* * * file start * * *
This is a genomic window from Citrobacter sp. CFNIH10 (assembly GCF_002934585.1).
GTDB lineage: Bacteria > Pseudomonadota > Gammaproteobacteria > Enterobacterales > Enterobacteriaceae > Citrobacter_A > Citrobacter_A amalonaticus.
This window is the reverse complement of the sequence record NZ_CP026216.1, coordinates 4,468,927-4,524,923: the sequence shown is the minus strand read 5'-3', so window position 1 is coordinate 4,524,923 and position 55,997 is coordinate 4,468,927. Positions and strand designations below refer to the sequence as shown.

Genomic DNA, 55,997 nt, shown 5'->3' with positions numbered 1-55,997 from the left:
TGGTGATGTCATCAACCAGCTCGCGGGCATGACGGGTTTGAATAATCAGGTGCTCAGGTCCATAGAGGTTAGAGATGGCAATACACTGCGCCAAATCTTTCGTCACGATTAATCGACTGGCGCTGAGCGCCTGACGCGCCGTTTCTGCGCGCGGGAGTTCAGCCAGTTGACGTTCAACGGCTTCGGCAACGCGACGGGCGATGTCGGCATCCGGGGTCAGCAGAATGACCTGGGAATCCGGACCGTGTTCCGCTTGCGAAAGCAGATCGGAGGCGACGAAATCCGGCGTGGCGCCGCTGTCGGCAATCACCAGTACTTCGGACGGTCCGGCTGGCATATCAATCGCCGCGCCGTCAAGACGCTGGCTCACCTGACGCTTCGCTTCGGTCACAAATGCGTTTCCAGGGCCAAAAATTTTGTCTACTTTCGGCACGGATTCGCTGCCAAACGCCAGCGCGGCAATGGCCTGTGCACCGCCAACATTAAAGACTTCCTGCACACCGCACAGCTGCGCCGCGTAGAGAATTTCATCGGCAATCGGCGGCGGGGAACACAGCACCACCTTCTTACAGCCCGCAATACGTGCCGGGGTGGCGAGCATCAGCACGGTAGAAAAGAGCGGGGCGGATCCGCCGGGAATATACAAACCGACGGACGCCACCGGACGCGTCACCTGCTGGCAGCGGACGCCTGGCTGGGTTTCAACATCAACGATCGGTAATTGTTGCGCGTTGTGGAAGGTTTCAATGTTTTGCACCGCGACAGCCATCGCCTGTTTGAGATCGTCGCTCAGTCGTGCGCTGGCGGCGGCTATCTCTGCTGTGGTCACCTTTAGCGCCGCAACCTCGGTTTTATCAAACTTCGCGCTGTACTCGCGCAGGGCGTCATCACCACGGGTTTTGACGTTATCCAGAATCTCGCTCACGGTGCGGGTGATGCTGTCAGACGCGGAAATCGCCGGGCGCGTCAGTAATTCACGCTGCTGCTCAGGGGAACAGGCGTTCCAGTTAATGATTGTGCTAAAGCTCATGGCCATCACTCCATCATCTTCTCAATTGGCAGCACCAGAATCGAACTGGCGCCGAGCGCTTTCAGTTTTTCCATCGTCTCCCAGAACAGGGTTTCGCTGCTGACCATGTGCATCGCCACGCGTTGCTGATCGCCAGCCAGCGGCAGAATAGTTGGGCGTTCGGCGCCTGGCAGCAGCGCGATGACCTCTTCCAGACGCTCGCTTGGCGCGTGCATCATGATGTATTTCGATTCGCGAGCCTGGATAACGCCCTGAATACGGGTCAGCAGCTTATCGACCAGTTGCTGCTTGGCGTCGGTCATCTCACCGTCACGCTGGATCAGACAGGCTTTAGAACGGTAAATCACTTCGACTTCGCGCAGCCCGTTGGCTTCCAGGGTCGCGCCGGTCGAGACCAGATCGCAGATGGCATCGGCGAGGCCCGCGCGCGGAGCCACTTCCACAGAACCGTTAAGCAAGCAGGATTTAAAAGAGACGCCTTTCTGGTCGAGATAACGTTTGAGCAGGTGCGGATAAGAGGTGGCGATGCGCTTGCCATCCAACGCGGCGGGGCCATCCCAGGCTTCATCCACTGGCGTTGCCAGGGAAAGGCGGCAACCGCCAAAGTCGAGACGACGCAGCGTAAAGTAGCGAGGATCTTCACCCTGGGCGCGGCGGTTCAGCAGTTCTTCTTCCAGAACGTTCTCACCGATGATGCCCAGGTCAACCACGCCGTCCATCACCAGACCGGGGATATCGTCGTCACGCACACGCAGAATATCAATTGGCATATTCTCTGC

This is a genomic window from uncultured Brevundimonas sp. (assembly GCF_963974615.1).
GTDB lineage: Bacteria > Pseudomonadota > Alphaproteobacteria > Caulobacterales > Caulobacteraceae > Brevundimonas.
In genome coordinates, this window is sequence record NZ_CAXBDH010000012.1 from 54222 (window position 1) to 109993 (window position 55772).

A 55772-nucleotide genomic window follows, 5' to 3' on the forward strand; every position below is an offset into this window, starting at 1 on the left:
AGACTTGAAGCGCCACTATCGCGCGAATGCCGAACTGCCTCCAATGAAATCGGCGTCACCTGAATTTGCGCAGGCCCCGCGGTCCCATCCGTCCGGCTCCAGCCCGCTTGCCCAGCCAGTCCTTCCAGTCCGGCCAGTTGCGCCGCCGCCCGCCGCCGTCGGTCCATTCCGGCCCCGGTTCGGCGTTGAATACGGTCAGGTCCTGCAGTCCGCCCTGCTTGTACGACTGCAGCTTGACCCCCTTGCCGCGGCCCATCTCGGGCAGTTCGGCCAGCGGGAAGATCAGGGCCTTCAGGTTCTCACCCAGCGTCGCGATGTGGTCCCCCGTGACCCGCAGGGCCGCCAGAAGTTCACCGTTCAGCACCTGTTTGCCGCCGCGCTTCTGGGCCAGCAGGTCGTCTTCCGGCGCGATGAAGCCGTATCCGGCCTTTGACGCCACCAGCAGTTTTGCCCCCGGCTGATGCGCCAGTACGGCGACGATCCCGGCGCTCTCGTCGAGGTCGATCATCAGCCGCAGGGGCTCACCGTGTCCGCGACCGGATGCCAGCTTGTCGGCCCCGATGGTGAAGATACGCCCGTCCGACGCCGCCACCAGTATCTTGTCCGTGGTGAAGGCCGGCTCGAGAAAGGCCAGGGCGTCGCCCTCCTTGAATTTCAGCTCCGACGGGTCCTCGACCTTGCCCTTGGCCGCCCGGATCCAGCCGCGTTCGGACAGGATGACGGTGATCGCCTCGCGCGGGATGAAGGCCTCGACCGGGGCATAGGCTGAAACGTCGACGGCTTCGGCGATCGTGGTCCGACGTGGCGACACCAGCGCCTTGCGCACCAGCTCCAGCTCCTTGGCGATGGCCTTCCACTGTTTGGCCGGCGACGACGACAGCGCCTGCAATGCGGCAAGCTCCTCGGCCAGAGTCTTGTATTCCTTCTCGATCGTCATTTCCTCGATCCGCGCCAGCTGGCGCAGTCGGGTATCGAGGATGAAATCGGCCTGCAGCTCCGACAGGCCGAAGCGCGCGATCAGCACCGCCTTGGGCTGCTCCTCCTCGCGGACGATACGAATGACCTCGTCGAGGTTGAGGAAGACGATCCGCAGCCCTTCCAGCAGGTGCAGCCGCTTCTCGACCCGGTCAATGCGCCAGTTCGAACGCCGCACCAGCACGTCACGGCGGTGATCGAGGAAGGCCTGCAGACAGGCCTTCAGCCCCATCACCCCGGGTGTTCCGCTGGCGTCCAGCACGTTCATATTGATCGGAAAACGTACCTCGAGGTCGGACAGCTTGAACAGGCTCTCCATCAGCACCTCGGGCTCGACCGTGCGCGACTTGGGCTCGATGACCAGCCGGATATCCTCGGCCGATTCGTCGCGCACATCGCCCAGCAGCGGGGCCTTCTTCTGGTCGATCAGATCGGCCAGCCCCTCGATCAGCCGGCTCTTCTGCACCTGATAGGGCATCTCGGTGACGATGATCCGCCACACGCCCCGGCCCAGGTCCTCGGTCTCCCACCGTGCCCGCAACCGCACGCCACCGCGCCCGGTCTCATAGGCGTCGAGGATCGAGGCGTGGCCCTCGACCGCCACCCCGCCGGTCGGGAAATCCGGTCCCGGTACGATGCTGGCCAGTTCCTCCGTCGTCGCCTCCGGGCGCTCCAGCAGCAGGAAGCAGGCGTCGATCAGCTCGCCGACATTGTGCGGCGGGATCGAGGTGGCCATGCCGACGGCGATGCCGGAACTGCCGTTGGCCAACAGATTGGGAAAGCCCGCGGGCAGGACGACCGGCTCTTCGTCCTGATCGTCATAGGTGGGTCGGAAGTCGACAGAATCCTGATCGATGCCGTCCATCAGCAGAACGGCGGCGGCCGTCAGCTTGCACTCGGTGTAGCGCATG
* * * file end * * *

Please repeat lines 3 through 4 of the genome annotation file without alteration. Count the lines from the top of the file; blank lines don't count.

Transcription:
This window is the reverse complement of the sequence record NZ_CP026216.1, coordinates 4,468,927-4,524,923: the sequence shown is the minus strand read 5'-3', so window position 1 is coordinate 4,524,923 and position 55,997 is coordinate 4,468,927. Positions and strand designations below refer to the sequence as shown.

Genomic DNA, 55,997 nt, shown 5'->3' with positions numbered 1-55,997 from the left: